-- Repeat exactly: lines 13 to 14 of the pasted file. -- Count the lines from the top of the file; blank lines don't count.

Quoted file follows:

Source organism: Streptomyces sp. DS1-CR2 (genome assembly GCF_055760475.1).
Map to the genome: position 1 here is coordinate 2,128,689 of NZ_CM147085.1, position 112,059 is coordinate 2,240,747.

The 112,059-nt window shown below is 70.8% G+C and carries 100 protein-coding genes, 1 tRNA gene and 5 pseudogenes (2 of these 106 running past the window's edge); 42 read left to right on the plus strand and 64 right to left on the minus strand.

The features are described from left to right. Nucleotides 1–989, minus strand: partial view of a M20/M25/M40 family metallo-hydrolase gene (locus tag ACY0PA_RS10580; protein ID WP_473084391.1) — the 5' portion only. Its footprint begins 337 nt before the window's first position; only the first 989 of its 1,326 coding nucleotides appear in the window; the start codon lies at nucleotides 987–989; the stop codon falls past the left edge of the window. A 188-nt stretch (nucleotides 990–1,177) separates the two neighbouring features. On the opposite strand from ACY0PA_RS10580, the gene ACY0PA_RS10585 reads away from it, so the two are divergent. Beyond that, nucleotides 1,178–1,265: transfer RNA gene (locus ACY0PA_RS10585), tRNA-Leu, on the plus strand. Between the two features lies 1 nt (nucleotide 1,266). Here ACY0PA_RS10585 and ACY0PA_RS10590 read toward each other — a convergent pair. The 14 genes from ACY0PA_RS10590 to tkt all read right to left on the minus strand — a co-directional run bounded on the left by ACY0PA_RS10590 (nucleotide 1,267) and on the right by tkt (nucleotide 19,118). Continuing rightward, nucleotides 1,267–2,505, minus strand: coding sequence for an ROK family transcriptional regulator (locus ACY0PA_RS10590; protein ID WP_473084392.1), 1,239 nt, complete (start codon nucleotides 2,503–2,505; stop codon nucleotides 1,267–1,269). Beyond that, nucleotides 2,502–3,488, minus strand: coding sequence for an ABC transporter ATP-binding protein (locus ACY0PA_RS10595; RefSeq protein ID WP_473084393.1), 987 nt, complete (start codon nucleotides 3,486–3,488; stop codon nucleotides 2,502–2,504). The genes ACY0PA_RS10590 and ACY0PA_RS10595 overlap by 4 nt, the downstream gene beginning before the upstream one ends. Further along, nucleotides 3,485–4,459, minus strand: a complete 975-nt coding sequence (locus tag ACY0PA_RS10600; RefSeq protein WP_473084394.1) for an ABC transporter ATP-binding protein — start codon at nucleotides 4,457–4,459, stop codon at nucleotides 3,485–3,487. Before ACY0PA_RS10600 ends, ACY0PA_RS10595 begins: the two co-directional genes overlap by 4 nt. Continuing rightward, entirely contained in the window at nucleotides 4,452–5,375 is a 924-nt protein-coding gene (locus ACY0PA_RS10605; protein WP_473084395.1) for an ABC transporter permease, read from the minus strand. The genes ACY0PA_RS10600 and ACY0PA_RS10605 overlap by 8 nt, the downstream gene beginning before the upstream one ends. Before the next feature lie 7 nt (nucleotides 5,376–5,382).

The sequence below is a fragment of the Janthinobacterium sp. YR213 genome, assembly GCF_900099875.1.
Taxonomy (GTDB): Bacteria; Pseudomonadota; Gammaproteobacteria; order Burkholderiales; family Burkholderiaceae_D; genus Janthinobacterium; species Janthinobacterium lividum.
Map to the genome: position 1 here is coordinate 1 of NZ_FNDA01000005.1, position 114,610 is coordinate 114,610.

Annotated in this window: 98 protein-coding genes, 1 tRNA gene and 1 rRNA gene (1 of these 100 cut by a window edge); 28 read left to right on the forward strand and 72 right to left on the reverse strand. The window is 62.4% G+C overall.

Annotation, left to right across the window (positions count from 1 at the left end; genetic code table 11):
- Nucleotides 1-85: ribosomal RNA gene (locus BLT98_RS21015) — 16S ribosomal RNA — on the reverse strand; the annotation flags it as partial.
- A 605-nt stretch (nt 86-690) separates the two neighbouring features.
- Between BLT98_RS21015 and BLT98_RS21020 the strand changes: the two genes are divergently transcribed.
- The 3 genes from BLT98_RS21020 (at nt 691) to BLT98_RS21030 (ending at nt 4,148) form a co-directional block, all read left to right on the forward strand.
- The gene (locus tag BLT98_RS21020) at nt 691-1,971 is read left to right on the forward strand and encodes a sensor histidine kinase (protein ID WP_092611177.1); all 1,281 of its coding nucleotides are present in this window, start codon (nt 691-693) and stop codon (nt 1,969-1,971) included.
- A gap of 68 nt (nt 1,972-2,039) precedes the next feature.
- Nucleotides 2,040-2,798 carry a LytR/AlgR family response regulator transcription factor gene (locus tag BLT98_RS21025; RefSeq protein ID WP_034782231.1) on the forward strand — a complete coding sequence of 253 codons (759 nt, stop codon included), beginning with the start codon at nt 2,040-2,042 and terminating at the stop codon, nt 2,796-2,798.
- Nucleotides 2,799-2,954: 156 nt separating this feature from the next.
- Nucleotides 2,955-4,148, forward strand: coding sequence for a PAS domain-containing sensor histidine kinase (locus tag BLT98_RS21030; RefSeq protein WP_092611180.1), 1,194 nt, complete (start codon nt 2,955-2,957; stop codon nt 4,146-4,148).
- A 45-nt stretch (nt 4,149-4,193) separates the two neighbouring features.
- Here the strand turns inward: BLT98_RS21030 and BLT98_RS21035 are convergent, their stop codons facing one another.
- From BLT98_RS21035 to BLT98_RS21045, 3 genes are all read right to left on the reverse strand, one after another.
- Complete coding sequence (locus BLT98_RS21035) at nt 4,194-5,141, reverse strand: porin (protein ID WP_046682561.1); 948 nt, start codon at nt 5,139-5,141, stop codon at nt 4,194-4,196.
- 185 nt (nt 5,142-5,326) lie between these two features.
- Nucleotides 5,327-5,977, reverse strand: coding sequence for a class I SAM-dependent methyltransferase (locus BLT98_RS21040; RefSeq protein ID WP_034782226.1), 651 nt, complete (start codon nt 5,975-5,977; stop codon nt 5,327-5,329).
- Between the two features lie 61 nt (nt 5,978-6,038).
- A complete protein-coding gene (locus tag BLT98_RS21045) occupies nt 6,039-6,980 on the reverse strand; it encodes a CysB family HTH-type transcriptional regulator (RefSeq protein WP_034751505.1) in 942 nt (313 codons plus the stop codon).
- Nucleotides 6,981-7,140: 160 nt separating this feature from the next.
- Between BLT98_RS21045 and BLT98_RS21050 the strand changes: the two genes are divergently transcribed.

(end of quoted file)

- The 3 genes from BLT98_RS21020 (at nt 691) to BLT98_RS21030 (ending at nt 4,148) form a co-directional block, all read left to right on the forward strand.
- The gene (locus tag BLT98_RS21020) at nt 691-1,971 is read left to right on the forward strand and encodes a sensor histidine kinase (protein ID WP_092611177.1); all 1,281 of its coding nucleotides are present in this window, start codon (nt 691-693) and stop codon (nt 1,969-1,971) included.